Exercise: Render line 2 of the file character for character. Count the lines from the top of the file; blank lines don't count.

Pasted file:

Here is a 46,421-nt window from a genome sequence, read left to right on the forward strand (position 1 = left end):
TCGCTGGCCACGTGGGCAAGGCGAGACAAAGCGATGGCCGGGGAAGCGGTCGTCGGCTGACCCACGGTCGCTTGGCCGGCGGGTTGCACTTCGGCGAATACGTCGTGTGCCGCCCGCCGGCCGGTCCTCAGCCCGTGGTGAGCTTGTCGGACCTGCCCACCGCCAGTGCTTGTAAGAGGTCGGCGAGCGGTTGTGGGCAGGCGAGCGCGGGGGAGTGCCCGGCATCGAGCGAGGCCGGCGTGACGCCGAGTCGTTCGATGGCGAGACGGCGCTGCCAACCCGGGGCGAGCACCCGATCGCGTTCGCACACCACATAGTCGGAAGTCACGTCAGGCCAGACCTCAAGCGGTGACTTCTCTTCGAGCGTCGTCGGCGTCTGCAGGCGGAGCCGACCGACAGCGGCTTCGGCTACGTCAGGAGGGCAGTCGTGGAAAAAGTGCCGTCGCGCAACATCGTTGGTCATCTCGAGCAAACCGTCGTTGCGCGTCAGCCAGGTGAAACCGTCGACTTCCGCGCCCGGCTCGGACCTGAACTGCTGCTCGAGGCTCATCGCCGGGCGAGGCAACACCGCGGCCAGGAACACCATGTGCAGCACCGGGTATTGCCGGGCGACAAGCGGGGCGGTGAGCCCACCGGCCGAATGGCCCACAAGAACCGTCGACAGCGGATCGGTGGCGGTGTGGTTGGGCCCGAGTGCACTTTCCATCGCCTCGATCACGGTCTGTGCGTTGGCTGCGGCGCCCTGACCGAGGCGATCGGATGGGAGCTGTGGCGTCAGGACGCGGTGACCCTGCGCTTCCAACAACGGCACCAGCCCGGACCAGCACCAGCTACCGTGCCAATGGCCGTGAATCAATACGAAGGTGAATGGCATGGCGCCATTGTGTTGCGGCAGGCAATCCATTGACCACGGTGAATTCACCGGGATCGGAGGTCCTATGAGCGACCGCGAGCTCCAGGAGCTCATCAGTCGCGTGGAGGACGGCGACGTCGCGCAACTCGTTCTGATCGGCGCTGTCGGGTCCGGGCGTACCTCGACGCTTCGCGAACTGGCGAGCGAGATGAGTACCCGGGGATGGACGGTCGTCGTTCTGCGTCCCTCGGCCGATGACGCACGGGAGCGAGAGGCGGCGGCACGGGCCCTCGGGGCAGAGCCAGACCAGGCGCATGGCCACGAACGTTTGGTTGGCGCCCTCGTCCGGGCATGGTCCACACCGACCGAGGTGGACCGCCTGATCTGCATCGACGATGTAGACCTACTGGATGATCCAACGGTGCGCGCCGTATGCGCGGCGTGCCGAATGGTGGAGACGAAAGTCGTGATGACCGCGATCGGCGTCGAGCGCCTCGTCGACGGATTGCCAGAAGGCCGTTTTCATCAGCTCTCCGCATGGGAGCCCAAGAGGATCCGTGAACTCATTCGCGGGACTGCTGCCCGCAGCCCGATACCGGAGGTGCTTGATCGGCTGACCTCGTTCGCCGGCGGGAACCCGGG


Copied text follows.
TCGCTGGCCACGTGGGCAAGGCGAGACAAAGCGATGGCCGGGGAAGCGGTCGTCGGCTGACCCACGGTCGCTTGGCCGGCGGGTTGCACTTCGGCGAATACGTCGTGTGCCGCCCGCCGGCCGGTCCTCAGCCCGTGGTGAGCTTGTCGGACCTGCCCACCGCCAGTGCTTGTAAGAGGTCGGCGAGCGGTTGTGGGCAGGCGAGCGCGGGGGAGTGCCCGGCATCGAGCGAGGCCGGCGTGACGCCGAGTCGTTCGATGGCGAGACGGCGCTGCCAACCCGGGGCGAGCACCCGATCGCGTTCGCACACCACATAGTCGGAAGTCACGTCAGGCCAGACCTCAAGCGGTGACTTCTCTTCGAGCGTCGTCGGCGTCTGCAGGCGGAGCCGACCGACAGCGGCTTCGGCTACGTCAGGAGGGCAGTCGTGGAAAAAGTGCCGTCGCGCAACATCGTTGGTCATCTCGAGCAAACCGTCGTTGCGCGTCAGCCAGGTGAAACCGTCGACTTCCGCGCCCGGCTCGGACCTGAACTGCTGCTCGAGGCTCATCGCCGGGCGAGGCAACACCGCGGCCAGGAACACCATGTGCAGCACCGGGTATTGCCGGGCGACAAGCGGGGCGGTGAGCCCACCGGCCGAATGGCCCACAAGAACCGTCGACAGCGGATCGGTGGCGGTGTGGTTGGGCCCGAGTGCACTTTCCATCGCCTCGATCACGGTCTGTGCGTTGGCTGCGGCGCCCTGACCGAGGCGATCGGATGGGAGCTGTGGCGTCAGGACGCGGTGACCCTGCGCTTCCAACAACGGCACCAGCCCGGACCAGCACCAGCTACCGTGCCAATGGCCGTGAATCAATACGAAGGTGAATGGCATGGCGCCATTGTGTTGCGGCAGGCAATCCATTGACCACGGTGAATTCACCGGGATCGGAGGTCCTATGAGCGACCGCGAGCTCCAGGAGCTCATCAGTCGCGTGGAGGACGGCGACGTCGCGCAACTCGTTCTGATCGGCGCTGTCGGGTCCGGGCGTACCTCGACGCTTCGCGAACTGGCGAGCGAGATGAGTACCCGGGGATGGACGGTCGTCGTTCTGCGTCCCTCGGCCGATGACGCACGGGAGCGAGAGGCGGCGGCACGGGCCCTCGGGGCAGAGCCAGACCAGGCGCATGGCCACGAACGTTTGGTTGGCGCCCTCGTCCGGGCATGGTCCACACCGACCGAGGTGGACCGCCTGATCTGCATCGACGATGTAGACCTACTGGATGATCCAACGGTGCGCGCCGTATGCGCGGCGTGCCGAATGGTGGAGACGAAAGTCGTGATGACCGCGATCGGCGTCGAGCGCCTCGTCGACGGATTGCCAGAAGGCCGTTTTCATCAGCTCTCCGCATGGGAGCCCAAGAGGATCCGTGAACTCATTCGCGGGACTGCTGCCCGCAGCCCGATACCGGAGGTGCTTGATCGGCTGACCTCGTTCGCCGGCGGGAACCCGGG